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Product Review: Ergon GP3 Grips

The Ergon GP3 is a grip developed to support the palm of your hand, it now features a composite 3-finger bar end with anti-slip rubber inserts and aluminium clamping mechanism.

Adding 10mm in length to the bar end (compared to the previous version) the Ergonomic form has been optimized. The bar end and the grip platform can be independently adjusted for the correct support angle and provides the perfect fit for your individual riding style.

As hand size is different from person to person, Ergon manufactures the GP, GC, GR, GS, GE and GA ranges in two sizes – Small and Large. This difference is in the diameter of the grip. The reason for this is that a larger hand is better able to grip a larger grip with less stress and effort. This is the same in reverse for small grip. A smaller hand needs a smaller grip to allow the hand to close around it. Of course, this is all also down to personal preference.

Features:

  • Regular grips with no length difference for Shifters.
  • Material: Composite with rubber inserts (Bar end)
  • Use: Mountain bike, Touring
  • Bar size: 22.2mm
  • Standard grips are 140mm in length
  • Gripshift grips are 110mm in length
  • Rohloff/Nexus grips feature one short 110mm grip and one regular 140mm grip

Ergon Gp3 Grips Review:

First off, the finish of the integral composite bar/rubber grips is good. That being said, it does feel quite chunky and the elastic elements on the grips are a little elastic. My usual way of doing things is to touch the bar end to my palm first and then pull away.

The bar end (composite) is .05mm thinner than the standard grips. This is easily noticeable in the gripping pressure. Also, the total ergonomic surface area is over twice as much as a standard grip, while the difference in length is about 4mm. To put this into perspective, a standard grip has a length of 220mm while a Gp3 has a length of 210mm.

I have to say that I like the grip as a whole. It’s one of the best bars I have here at the moment. As a quick overview of the grip so far, I found the clamping position to protrude a substantial amount with the aluminium bracket along the side of the grip. The composite bar is connected to a steel plate that’s a relatively heavy duty part of the grip.

Then there are the rubber inserts. I like that the inserts do a good job of absorbing shock from the rubber tips. This is essentially a standard part that you can find in a lot of other bars. Other grips that I have used have rubber inserts but not as effective as these.

I must say that I wasn’t as impressed with the bike fit. Here I am thinking that my left hand is slightly larger than my right. Nope. The left hand is similar and I feel it grips the bars well. I did notice that the left overhand grip point of the left hand points slightly outwards on the left hand. Which is a little disconcerting to me but I don’t think anything could be done to improve this.

The rubber grips are quite good for the majority of bikes used on the road or gravel paths. The rubber inserts are very sound and the grip seems to stay in place on the bike.

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I don’t have the most experienced hands and this area has nothing to do with the grip. The also released a new version of these grips for 2020. The new version has interchangeable grips allowing you to change grips if needed.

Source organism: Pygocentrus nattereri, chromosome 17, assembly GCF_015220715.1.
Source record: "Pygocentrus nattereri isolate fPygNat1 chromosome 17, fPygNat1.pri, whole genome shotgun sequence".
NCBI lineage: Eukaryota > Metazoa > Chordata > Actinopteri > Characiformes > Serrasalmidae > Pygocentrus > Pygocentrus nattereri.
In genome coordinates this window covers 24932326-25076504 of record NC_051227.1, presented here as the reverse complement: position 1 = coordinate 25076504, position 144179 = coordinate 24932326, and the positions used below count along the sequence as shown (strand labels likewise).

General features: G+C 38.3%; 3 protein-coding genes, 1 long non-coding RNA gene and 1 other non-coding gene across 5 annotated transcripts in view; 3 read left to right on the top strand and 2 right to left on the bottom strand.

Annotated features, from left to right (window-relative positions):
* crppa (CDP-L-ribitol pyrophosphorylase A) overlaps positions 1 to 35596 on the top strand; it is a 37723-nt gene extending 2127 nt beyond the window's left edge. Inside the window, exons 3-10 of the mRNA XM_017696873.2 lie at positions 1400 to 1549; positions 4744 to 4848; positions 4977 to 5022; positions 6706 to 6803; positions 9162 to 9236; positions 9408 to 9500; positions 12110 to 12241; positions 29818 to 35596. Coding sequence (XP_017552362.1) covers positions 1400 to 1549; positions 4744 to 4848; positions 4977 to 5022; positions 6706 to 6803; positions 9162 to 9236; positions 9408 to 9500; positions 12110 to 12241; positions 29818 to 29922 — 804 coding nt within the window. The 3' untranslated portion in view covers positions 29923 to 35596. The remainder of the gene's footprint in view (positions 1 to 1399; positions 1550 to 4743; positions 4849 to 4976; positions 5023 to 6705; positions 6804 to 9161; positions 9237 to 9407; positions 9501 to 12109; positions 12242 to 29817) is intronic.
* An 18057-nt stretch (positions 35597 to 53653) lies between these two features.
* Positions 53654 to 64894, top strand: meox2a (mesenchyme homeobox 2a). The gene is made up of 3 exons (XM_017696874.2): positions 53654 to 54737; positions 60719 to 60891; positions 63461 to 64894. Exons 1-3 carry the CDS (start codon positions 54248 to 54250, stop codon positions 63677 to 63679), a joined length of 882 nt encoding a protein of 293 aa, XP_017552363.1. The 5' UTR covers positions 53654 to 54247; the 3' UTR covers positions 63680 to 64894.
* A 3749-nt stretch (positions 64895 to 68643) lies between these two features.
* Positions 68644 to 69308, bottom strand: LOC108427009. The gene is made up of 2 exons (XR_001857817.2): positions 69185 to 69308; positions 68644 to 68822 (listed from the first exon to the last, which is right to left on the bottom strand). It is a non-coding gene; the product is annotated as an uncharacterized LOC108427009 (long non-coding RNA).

The Ergon Gp3 Grips have a solid grip end. I can say that compared to the standard grips, due to the composite material and the elastic content of the grips, the overall build quality of the grips is a little more than I have been used to.

I have just returned from a ride on my road bike, equipped with an XD driver and a GT. I took two days of instruction with a local Velodrome who was able to match my riding style and got me used to the grips. It took about 5 minutes for my riding style to understand how the grips worked. I was then able to ride the bike on a range of different surfaces and get used to the different riding positions and grips. There was no problem gripping the bars as long as I had the correct pressure on the grips, like I have here. I found the grip fit excellent.

One aspect that I noted was that the rubber inserts were still rather loose. However, I didn’t feel that this was an issue as I had adjusted the pro part of the bar to be quite tight. It was more of an issue that I would still have a lot of adjustment to speak of over the next few days.

Pros:

  • Very good grip end
  • Good pressure feel from the bar
  • Good hands fit
  • Coat and combine grips have good feel and no squashing
  • Fairly durable

Cons:

  • Rubber inserts are too loose
  • Handy wipes to clean the grip ends are poor quality
  • Grip Fit:
  • Style – 8/10
  • Price – 8/10
  • Durability – 6/10
  • Hand Fit – 4/10

How We Would Rate This Product:

6 out of 10

This is a good grip to use. I’ll give it a 6 out of 10. I would have scored it higher, if grip between the bar and the palm was not too loose. Though as I like to use these to ride my MTB, the addition of these feels like a burden.

I’ve had this grip for nearly a year. Like I said, I have a very standard left hand and have been using trail style grips for a while. The size of the grips is quite good and they have retained their firm comfort with the only adjustments that I have made to date. I have found the grip to be quite firm yet comfortable.

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Written by Mark Adams

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